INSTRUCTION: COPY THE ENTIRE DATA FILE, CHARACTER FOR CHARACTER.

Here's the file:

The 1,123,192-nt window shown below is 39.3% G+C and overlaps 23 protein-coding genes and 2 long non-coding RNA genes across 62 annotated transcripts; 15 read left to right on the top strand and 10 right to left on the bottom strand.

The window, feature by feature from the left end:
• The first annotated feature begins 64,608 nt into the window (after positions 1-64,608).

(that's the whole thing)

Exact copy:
The 1,123,192-nt window shown below is 39.3% G+C and overlaps 23 protein-coding genes and 2 long non-coding RNA genes across 62 annotated transcripts; 15 read left to right on the top strand and 10 right to left on the bottom strand.

The window, feature by feature from the left end:
• The first annotated feature begins 64,608 nt into the window (after positions 1-64,608).